This invention meets these and other objectives related to propelling payloads into low earth orbit by providing a reusable space launch system booster lower stage and, preferably, middle stage, to help propel a payload bearing rocket upper stage into orbit around the earth. The lower or first stage comprises a cylindrical housing, having a fuel tank containing fuel within the housing, that is releasably attached to the stage above it. A drogue parachute and a plurality of main parachutes are stored in and releasably attached to the housing. A plurality of fins are attached to the outer surface of the housing to provide aerodynamic stability and control. Also, a plurality of landing struts are attached to the fins for landing the reusable booster after each use. A plurality of air breathing engines are attached to the fins and struts, radiating outwards from the housing. A portion of these engines, located outboard of the other engines, employ a system for deflecting the exhausts in tangential directions relative to the circumference of the center tank, allowing directional and roll control at low speeds just after liftoff, and during recovery. The air breathing engines are provided fuel through a connection with the fuel tank in the housing. A preferable middle or second stage comprises a cylindrical housing, having a fuel tank containing fuel within the housing, that is releasably attached to the lower and upper stages. A plurality of fins are also attached to the outer surface of the housing to provide aerodynamic stability and control. The middle stage also has a drogue parachute and a plurality of main parachutes stored therein and either a plurality of air breathing engines attached circumferentially around the housing or an annular air breathing engine surrounding the housing.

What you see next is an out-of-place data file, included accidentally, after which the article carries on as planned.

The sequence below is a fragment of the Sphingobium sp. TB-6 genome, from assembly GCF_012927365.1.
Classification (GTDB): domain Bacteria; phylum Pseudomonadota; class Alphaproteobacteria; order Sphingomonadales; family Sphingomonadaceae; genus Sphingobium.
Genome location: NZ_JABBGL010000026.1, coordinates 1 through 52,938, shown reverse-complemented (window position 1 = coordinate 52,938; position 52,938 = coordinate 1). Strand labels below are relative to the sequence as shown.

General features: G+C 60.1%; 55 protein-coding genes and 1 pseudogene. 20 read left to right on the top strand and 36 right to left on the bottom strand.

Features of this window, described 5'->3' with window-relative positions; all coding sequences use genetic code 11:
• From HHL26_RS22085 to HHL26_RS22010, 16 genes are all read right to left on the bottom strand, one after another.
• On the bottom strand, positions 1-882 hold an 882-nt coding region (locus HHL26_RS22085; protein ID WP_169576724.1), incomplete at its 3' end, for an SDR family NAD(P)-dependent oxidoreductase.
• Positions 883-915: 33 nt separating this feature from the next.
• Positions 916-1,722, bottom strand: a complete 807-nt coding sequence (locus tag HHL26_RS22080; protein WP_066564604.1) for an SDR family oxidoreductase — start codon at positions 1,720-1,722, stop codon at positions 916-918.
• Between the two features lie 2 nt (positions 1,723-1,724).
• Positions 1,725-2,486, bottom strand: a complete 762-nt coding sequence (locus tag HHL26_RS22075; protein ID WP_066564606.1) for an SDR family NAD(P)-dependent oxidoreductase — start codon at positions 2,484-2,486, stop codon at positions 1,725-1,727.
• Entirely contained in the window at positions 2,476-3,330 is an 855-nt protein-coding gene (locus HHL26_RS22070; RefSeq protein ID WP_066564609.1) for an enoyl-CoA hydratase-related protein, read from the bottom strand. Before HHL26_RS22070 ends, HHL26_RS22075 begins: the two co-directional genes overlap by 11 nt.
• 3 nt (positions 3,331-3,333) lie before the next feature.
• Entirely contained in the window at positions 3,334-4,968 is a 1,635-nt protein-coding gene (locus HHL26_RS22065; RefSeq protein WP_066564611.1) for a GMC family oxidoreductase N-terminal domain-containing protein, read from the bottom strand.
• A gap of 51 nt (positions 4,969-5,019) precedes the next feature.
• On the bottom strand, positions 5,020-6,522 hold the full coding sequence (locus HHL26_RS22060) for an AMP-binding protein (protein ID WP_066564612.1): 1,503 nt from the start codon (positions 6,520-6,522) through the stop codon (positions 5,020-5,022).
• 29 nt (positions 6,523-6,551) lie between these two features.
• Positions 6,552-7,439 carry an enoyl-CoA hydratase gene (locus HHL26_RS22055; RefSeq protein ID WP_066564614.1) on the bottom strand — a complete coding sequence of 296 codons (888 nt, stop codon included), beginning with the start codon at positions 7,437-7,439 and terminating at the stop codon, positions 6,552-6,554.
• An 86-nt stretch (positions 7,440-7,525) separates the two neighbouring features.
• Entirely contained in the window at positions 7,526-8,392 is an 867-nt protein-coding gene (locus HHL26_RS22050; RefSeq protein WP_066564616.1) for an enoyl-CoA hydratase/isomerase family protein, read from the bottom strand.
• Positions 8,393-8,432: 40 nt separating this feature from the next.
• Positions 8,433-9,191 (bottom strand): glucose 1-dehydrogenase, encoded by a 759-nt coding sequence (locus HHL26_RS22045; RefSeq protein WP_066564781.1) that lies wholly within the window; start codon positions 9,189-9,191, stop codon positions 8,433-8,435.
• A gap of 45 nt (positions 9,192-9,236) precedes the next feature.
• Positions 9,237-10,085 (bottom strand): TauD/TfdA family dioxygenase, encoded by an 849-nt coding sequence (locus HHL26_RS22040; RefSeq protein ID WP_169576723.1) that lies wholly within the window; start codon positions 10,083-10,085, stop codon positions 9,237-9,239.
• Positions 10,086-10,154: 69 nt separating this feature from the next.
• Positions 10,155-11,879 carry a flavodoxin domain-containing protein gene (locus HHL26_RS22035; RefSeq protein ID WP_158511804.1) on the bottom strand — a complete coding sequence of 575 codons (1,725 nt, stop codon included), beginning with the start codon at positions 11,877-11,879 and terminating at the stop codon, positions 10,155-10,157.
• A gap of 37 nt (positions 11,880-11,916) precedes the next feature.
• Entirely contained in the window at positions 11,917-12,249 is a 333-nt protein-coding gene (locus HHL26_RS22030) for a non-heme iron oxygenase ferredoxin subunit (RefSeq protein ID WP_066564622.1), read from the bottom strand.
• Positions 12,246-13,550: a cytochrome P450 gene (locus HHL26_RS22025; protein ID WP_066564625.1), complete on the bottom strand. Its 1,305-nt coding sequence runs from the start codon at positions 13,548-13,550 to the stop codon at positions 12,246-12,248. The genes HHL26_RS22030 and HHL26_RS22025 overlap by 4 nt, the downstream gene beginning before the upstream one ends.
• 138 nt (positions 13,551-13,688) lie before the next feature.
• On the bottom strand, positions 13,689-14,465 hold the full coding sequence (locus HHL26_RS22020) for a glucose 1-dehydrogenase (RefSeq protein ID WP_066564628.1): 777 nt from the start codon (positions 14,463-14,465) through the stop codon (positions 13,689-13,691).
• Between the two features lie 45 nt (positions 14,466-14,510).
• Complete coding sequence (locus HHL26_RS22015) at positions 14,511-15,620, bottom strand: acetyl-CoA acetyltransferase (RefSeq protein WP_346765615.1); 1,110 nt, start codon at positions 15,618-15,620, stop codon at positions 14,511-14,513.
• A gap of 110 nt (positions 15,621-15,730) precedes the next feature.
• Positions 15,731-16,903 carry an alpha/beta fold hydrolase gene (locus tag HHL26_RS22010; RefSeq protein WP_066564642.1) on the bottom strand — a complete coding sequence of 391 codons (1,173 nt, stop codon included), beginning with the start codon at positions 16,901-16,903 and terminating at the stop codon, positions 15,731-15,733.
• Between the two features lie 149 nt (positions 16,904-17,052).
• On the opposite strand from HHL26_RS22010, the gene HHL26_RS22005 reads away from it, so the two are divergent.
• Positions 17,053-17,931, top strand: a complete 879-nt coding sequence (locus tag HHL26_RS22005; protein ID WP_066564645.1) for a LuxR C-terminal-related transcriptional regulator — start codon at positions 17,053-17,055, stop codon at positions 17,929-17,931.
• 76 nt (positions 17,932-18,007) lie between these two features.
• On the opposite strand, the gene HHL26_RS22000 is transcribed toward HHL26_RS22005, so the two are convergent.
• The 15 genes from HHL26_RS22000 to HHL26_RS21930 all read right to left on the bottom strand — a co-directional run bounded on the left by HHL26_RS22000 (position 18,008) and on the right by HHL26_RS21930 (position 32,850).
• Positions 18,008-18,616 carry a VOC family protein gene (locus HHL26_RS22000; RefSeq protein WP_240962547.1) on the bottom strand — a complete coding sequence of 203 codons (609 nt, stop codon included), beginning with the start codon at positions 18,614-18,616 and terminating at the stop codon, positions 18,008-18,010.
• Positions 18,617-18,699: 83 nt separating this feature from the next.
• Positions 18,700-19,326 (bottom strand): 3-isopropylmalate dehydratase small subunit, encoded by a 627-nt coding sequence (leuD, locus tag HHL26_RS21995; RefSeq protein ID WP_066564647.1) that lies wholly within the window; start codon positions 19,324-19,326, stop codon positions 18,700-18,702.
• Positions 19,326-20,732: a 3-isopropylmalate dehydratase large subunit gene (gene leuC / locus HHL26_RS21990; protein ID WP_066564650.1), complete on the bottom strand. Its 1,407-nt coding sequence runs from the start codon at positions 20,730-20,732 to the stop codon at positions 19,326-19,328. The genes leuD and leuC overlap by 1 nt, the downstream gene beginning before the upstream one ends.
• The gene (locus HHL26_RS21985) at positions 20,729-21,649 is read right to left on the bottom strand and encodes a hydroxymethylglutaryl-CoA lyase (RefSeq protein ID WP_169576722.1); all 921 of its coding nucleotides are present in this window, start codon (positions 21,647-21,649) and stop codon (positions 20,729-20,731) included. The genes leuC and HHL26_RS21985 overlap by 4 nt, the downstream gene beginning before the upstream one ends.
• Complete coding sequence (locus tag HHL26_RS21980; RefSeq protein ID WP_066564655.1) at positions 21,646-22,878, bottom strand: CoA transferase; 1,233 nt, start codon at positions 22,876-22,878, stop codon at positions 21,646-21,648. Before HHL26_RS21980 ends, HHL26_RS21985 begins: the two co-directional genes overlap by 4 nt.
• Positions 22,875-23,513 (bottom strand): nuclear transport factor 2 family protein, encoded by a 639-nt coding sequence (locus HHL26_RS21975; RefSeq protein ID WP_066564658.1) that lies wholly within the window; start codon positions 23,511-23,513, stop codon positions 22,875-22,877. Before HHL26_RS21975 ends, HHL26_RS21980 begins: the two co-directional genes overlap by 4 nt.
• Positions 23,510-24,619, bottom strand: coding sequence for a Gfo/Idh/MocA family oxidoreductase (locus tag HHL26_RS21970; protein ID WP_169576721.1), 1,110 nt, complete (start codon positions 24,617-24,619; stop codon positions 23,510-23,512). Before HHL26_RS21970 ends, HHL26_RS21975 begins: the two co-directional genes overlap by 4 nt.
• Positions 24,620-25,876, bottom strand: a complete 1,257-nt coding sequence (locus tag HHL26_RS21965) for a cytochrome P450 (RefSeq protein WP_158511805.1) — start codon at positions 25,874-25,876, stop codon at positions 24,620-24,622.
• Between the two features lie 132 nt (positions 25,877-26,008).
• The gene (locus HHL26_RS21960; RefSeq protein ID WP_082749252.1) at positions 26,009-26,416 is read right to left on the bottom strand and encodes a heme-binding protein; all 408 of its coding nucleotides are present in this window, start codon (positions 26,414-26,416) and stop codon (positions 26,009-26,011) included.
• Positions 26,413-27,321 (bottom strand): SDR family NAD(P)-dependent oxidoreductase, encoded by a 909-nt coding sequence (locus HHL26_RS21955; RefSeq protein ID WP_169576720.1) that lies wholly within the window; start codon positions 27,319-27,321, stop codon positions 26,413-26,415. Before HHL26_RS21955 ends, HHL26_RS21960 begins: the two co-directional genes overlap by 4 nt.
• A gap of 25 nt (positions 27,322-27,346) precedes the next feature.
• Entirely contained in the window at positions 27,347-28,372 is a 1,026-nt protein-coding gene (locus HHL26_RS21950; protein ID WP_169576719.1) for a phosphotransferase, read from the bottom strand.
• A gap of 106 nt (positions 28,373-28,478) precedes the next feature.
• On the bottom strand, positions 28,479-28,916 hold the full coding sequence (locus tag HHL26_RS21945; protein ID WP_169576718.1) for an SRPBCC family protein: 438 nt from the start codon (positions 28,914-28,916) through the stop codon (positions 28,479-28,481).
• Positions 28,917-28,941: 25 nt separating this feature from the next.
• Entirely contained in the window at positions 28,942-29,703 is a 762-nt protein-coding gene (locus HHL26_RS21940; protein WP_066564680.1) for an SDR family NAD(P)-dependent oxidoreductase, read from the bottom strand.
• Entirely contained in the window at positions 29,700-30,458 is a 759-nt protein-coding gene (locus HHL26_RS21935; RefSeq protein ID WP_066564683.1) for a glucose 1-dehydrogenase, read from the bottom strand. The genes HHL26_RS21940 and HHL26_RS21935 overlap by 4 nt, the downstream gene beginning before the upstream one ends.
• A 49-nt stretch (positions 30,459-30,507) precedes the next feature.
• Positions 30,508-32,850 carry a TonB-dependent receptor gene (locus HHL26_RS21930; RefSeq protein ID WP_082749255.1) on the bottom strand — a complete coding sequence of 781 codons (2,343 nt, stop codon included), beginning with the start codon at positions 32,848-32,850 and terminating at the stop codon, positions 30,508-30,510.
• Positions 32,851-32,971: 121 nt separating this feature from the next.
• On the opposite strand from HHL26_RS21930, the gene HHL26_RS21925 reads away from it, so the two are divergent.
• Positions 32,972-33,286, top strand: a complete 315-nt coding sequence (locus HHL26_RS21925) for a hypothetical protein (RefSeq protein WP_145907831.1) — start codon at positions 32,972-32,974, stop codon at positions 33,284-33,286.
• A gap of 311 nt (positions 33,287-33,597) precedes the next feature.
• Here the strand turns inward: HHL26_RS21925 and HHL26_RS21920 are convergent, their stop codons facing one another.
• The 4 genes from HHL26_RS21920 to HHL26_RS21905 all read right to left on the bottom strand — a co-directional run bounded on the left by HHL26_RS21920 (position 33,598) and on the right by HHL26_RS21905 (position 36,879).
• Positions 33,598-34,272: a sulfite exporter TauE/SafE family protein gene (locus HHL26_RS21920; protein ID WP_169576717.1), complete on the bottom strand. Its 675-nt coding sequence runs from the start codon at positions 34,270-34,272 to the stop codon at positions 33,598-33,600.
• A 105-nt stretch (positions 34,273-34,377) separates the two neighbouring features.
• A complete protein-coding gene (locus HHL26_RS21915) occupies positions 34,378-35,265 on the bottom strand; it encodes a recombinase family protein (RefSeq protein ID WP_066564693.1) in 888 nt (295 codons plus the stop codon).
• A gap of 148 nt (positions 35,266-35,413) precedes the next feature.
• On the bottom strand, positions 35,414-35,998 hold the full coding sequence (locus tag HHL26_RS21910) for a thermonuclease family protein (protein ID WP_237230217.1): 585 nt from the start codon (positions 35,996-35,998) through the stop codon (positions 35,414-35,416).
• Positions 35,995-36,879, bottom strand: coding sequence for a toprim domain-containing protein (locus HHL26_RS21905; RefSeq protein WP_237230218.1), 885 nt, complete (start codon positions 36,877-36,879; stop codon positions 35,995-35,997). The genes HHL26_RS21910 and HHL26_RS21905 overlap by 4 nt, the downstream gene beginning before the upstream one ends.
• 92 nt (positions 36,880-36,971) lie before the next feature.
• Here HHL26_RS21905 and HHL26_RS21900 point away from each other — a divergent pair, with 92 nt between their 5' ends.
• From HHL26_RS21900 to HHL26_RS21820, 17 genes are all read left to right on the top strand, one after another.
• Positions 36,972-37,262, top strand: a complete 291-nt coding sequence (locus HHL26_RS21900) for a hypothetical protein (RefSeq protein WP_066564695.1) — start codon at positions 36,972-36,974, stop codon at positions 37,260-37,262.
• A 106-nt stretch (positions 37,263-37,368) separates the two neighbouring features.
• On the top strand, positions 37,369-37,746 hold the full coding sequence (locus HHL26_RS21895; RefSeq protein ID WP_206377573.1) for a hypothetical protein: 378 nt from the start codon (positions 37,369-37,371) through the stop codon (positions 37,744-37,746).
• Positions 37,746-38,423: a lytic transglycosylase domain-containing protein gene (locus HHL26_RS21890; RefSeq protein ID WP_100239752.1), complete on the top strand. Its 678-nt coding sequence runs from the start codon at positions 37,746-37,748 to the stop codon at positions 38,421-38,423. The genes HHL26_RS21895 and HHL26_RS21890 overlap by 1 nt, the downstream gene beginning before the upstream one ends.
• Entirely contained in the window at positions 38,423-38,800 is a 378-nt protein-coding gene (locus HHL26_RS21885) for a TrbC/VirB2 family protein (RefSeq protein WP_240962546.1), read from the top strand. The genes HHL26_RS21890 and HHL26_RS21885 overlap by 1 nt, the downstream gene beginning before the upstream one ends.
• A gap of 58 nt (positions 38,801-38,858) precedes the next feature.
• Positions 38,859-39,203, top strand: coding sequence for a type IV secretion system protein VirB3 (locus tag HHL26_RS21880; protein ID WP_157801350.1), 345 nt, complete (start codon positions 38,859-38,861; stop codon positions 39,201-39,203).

BRIEF DESCRIPTION OF THE DRAWINGS

In the drawings, which are not necessarily to scale, like or corresponding parts are denoted by like or corresponding reference numerals.

FIG. 1 depicts a side view of an embodiment of the present invention.

FIG. 2 depicts a top view of a cut-away of the middle and lower stage shown in FIG. 1.

FIG. 3 depicts a side view of the upper stage of the launch system shown in FIG. 1.

FIG. 4 a depicts a cut away view of the aft end of the cylindrical housing on the lower stage of the launch system shown in FIG. 1.

FIG. 4 b depicts a side cut away view of the aft end of the cylindrical housing on the lower stage of the launch system shown in FIG. 1.

FIG. 4 c depicts a view of the drogue parachutes being released and the pilot parachutes deployed.

FIG. 4 d depicts a view of the main parachutes deployed.

FIG. 5 depicts the launch and recovery sequence employing the system.

DESCRIPTION OF PREFERRED EMBODIMENTS

The present invention is a space launch system and method to propel a payload bearing craft into earth orbit. The invention comprises two or three stages. The upper stage primarily includes rocket engines, propellant tanks, and a payload volume and the upper stage provides the capability of releasably attaching to a lower or middle stage. The lower stage is a reusable booster stage that employs all air breathing engines, is recoverable, and can be turned-around in a short time between missions. Preferably, a middle stage is employed that is a reusable booster stage that also employs all air breathing engines that is also recoverable and can be turned around in a short time between missions. The invention is capable of being practiced using a majority of parts that are currently available “off the shelf” with minor modifications and these parts require significantly less maintenance and preparation between missions than current launch system parts/systems. This results in the ability to dramatically increase the number of missions over time and significantly reduce the cost per mission.

Referring to FIG. 1, the invention is a launch system 10 comprising an upper stage 100 of a production rocket engine that is capable of carrying a payload. A mating, ring 104 attaches releasably to the bottom of the upper stage 100. A first release mechanism 108 is employed to disconnect the upper stage 100 from the lower stage 106 or, preferably, the middle stage 130. Preferably the first release mechanism 108 comprises a pyrotechnic device that is actuated via computer control.